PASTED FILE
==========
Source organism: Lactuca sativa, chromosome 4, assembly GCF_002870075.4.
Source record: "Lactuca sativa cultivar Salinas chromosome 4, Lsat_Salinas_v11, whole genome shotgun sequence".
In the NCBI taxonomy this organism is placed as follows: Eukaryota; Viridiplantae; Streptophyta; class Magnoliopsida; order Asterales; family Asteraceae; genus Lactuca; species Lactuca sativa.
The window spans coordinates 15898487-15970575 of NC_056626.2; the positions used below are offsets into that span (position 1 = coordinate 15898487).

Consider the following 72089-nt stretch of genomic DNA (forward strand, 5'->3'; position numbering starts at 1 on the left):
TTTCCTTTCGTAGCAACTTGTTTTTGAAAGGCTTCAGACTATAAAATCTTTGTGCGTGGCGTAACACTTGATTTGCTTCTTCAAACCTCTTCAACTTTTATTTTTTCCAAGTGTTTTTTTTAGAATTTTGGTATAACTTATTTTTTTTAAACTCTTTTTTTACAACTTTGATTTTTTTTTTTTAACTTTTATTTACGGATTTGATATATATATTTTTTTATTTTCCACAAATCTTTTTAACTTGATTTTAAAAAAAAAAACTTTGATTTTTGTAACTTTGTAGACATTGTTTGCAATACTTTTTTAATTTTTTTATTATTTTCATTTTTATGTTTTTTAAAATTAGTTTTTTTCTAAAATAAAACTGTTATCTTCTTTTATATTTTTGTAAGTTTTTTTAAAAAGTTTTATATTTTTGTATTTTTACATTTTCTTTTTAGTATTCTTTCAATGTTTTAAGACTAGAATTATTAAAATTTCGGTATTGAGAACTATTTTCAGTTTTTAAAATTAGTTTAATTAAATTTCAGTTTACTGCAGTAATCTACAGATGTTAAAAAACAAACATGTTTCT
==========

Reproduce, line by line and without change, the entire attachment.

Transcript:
Source organism: Lactuca sativa, chromosome 4, assembly GCF_002870075.4.
Source record: "Lactuca sativa cultivar Salinas chromosome 4, Lsat_Salinas_v11, whole genome shotgun sequence".
In the NCBI taxonomy this organism is placed as follows: Eukaryota; Viridiplantae; Streptophyta; class Magnoliopsida; order Asterales; family Asteraceae; genus Lactuca; species Lactuca sativa.
The window spans coordinates 15898487-15970575 of NC_056626.2; the positions used below are offsets into that span (position 1 = coordinate 15898487).

Consider the following 72089-nt stretch of genomic DNA (forward strand, 5'->3'; position numbering starts at 1 on the left):
TTTCCTTTCGTAGCAACTTGTTTTTGAAAGGCTTCAGACTATAAAATCTTTGTGCGTGGCGTAACACTTGATTTGCTTCTTCAAACCTCTTCAACTTTTATTTTTTCCAAGTGTTTTTTTTAGAATTTTGGTATAACTTATTTTTTTTAAACTCTTTTTTTACAACTTTGATTTTTTTTTTTTAACTTTTATTTACGGATTTGATATATATATTTTTTTATTTTCCACAAATCTTTTTAACTTGATTTTAAAAAAAAAAACTTTGATTTTTGTAACTTTGTAGACATTGTTTGCAATACTTTTTTAATTTTTTTATTATTTTCATTTTTATGTTTTTTAAAATTAGTTTTTTTCTAAAATAAAACTGTTATCTTCTTTTATATTTTTGTAAGTTTTTTTAAAAAGTTTTATATTTTTGTATTTTTACATTTTCTTTTTAGTATTCTTTCAATGTTTTAAGACTAGAATTATTAAAATTTCGGTATTGAGAACTATTTTCAGTTTTTAAAATTAGTTTAATTAAATTTCAGTTTACTGCAGTAATCTACAGATGTTAAAAAACAAACATGTTTCT